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Author

Wolleb-Graf, Daniel

Date

2018-12Type

- Doctoral Thesis

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yes
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Abstract

Take a blank page, draw some small circles, and connect them with a few arrows, and voilà you created a directed graph, a digraph for short. Now let us ask an algorithmic question: If I point out two of those circles to you, one as the start and one as the target, can you find a way to go from the start to the target by only using the arrows in their one-way direction? While this reachability question is well-studied, we found new algorithms for the following slight variations of the reachability problem:
- What if we ask this questions for many starts and many targets while we also add and remove arrows in between answering these questions?
- What if we want to find two ways from the start to the target that use completely different arrows? Or can we even find three disjoint paths? And how fast can we compute the answer for all combinations of starts and targets?
For the dynamic reachability problem, we review the link-cut tree data structure for dynamic rooted forests before we extend it to a new class of dynamic graphs: partial-function graphs. We provide algorithms for arbitrarily interleaved queries and updates to the graph in time O(log n).
In the generalized reachability problem, we ask about the existence of multiple arc-disjoint paths between the query vertices. The all-pairs k-reachability problem asks for the number of arc-disjoint paths between all vertex pairs, where one can answer 'at least k', whenever there are k or more arc-disjoint paths.
2-reachability answers basic resilience of paths, i.e., is there an arc that can not be avoided on the path from u to v. As our main result, we present an algorithm running in time O(n^ω log n) to compute all-pairs 2-reachability of any digraph, where ω is the matrix multiplication exponent. This result comes in three steps: first, we develop a path algebra with binary encodings for acyclic graphs, second, we use dominator trees to build auxiliary graphs that represent the answer for strongly connected graphs, and third, we carefully combine the two on arbitrary digraphs.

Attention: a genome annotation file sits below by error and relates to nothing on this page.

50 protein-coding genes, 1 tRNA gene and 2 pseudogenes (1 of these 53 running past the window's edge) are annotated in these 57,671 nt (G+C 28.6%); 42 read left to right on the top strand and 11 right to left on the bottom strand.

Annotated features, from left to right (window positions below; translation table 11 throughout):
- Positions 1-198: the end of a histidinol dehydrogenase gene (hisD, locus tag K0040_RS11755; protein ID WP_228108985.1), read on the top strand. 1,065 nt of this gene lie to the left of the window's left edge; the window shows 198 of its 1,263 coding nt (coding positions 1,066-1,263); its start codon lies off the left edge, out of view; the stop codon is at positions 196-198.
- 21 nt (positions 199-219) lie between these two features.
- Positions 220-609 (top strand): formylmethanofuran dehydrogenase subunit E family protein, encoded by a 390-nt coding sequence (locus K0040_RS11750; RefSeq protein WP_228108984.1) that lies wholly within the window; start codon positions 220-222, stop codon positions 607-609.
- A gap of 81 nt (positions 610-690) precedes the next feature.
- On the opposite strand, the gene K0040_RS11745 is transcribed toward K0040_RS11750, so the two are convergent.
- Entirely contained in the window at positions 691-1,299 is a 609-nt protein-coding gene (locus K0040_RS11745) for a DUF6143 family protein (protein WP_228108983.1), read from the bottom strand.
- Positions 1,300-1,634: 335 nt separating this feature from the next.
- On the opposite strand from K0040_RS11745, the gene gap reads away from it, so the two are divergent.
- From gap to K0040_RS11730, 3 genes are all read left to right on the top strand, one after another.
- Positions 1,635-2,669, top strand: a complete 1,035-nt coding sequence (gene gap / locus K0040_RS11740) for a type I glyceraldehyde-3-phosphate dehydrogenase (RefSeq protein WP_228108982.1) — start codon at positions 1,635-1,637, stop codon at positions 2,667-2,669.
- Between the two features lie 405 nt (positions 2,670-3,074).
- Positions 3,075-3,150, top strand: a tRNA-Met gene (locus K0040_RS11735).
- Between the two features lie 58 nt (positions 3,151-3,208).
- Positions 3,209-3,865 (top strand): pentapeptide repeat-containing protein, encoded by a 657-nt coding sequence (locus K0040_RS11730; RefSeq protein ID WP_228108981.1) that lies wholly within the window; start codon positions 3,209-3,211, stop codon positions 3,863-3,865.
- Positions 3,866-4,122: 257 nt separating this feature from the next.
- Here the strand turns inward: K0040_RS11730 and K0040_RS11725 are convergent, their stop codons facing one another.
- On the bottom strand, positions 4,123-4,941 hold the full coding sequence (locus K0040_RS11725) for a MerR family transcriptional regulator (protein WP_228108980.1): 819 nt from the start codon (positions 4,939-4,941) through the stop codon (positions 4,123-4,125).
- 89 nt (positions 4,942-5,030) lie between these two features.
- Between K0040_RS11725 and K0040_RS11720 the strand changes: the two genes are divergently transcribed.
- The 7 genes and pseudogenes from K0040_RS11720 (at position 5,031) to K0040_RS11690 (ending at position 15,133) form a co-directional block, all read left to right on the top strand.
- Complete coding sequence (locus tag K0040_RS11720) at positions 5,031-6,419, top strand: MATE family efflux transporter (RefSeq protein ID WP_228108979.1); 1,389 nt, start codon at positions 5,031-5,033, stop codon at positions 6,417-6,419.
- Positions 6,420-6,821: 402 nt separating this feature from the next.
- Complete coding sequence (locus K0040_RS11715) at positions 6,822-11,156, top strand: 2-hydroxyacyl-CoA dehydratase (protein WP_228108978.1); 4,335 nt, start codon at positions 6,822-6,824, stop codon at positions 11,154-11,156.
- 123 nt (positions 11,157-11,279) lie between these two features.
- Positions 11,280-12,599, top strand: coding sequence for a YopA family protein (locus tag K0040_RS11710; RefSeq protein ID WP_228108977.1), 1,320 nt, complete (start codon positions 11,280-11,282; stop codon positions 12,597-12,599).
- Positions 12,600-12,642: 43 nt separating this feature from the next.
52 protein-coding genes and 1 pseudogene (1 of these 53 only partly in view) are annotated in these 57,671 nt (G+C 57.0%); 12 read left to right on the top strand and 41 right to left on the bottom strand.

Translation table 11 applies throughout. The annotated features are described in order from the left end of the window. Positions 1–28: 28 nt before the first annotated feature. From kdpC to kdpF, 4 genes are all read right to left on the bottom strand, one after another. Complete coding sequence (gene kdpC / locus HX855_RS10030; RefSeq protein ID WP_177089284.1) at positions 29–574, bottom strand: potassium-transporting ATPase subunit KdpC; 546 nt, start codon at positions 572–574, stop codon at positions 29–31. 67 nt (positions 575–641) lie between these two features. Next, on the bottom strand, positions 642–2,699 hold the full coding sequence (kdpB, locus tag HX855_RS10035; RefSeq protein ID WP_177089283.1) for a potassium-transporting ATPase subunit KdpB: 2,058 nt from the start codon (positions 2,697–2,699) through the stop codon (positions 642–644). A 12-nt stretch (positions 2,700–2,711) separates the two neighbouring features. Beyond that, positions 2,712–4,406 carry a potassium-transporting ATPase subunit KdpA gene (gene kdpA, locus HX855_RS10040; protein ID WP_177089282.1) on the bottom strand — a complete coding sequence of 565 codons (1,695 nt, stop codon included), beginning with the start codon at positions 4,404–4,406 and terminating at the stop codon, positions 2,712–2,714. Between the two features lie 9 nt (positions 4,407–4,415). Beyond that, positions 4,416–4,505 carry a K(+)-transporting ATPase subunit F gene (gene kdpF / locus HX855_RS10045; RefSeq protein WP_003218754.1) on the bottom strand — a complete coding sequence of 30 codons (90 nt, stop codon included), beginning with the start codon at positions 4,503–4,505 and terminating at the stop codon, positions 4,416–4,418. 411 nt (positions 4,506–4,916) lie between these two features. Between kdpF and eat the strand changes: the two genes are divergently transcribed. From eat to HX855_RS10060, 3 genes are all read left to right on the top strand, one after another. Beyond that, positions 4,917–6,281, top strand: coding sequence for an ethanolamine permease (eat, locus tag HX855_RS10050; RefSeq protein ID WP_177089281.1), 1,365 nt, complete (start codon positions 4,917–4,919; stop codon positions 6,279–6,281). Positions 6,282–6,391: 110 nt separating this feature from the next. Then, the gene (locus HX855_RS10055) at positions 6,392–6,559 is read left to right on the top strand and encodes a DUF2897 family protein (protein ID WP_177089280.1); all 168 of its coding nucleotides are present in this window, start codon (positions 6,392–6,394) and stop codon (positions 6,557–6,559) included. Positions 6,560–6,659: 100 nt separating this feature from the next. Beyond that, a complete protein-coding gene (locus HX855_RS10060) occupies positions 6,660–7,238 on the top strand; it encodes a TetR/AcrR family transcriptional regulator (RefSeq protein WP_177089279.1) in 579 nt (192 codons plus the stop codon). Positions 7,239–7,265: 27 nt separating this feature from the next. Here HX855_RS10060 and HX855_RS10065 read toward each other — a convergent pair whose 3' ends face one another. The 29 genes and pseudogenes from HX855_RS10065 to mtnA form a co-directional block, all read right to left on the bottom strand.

Finally, we look at the general k-reachability problem restricted to acyclic graphs. We develop a framework dealing with the structure of extremal cuts and encoding and handling those cuts efficiently to come up with two algorithms for DAGs: one running in time O(mn^{1+o(1)}) for k = o(√{log n}) and one in time O(n^{ω + o(1)}) for k = o(log log n). One nice side effect of these algorithms is that they do not only report the size of the minimum cut but also provide a cut as a witness Show more

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https://doi.org/10.3929/ethz-b-000321834Publication status

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Contributors

Examiner: Widmayer, PeterExaminer: Hromkovič, Juraj

Examiner: Italiano, Giuseppe F.

Publisher

ETH ZurichSubject

Digraph; Reachability; Link-Cut Trees; Extremal Cuts; Fast Matrix MultiplicationOrganisational unit

03340 - Widmayer, Peter (emeritus) / Widmayer, Peter (emeritus)
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ETH Bibliography

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